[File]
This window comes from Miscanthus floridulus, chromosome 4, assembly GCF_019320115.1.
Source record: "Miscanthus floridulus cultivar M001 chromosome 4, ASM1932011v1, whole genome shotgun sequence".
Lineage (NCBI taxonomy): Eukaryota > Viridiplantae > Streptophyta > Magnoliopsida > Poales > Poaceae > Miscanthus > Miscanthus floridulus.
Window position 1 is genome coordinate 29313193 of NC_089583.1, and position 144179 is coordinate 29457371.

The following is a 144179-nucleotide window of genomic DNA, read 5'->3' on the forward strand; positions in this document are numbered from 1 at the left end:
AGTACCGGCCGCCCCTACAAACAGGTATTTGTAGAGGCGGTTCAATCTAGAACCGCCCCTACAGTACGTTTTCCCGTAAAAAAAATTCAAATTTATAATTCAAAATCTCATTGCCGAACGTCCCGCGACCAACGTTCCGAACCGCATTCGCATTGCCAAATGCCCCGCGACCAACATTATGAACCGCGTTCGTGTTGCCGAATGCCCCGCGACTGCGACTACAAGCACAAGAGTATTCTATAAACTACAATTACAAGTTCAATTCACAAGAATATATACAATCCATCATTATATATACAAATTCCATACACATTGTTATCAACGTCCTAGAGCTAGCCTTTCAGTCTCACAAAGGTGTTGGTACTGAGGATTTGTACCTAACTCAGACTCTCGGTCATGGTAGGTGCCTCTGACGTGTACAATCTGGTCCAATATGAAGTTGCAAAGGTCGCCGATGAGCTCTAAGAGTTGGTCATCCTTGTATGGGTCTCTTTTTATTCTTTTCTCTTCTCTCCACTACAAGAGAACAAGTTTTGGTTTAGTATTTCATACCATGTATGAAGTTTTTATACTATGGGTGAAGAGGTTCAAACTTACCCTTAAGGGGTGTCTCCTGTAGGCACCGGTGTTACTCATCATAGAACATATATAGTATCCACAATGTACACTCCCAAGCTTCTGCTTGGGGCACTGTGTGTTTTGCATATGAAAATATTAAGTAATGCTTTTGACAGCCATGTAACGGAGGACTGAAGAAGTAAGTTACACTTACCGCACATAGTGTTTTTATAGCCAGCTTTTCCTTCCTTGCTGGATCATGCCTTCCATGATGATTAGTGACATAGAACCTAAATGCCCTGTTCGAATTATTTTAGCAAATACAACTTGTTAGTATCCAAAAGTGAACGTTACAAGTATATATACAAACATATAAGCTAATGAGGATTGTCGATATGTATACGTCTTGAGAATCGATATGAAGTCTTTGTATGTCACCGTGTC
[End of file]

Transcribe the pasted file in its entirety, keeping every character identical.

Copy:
This window comes from Miscanthus floridulus, chromosome 4, assembly GCF_019320115.1.
Source record: "Miscanthus floridulus cultivar M001 chromosome 4, ASM1932011v1, whole genome shotgun sequence".
Lineage (NCBI taxonomy): Eukaryota > Viridiplantae > Streptophyta > Magnoliopsida > Poales > Poaceae > Miscanthus > Miscanthus floridulus.
Window position 1 is genome coordinate 29313193 of NC_089583.1, and position 144179 is coordinate 29457371.

The following is a 144179-nucleotide window of genomic DNA, read 5'->3' on the forward strand; positions in this document are numbered from 1 at the left end:
AGTACCGGCCGCCCCTACAAACAGGTATTTGTAGAGGCGGTTCAATCTAGAACCGCCCCTACAGTACGTTTTCCCGTAAAAAAAATTCAAATTTATAATTCAAAATCTCATTGCCGAACGTCCCGCGACCAACGTTCCGAACCGCATTCGCATTGCCAAATGCCCCGCGACCAACATTATGAACCGCGTTCGTGTTGCCGAATGCCCCGCGACTGCGACTACAAGCACAAGAGTATTCTATAAACTACAATTACAAGTTCAATTCACAAGAATATATACAATCCATCATTATATATACAAATTCCATACACATTGTTATCAACGTCCTAGAGCTAGCCTTTCAGTCTCACAAAGGTGTTGGTACTGAGGATTTGTACCTAACTCAGACTCTCGGTCATGGTAGGTGCCTCTGACGTGTACAATCTGGTCCAATATGAAGTTGCAAAGGTCGCCGATGAGCTCTAAGAGTTGGTCATCCTTGTATGGGTCTCTTTTTATTCTTTTCTCTTCTCTCCACTACAAGAGAACAAGTTTTGGTTTAGTATTTCATACCATGTATGAAGTTTTTATACTATGGGTGAAGAGGTTCAAACTTACCCTTAAGGGGTGTCTCCTGTAGGCACCGGTGTTACTCATCATAGAACATATATAGTATCCACAATGTACACTCCCAAGCTTCTGCTTGGGGCACTGTGTGTTTTGCATATGAAAATATTAAGTAATGCTTTTGACAGCCATGTAACGGAGGACTGAAGAAGTAAGTTACACTTACCGCACATAGTGTTTTTATAGCCAGCTTTTCCTTCCTTGCTGGATCATGCCTTCCATGATGATTAGTGACATAGAACCTAAATGCCCTGTTCGAATTATTTTAGCAAATACAACTTGTTAGTATCCAAAAGTGAACGTTACAAGTATATATACAAACATATAAGCTAATGAGGATTGTCGATATGTATACGTCTTGAGAATCGATATGAAGTCTTTGTATGTCACCGTGTC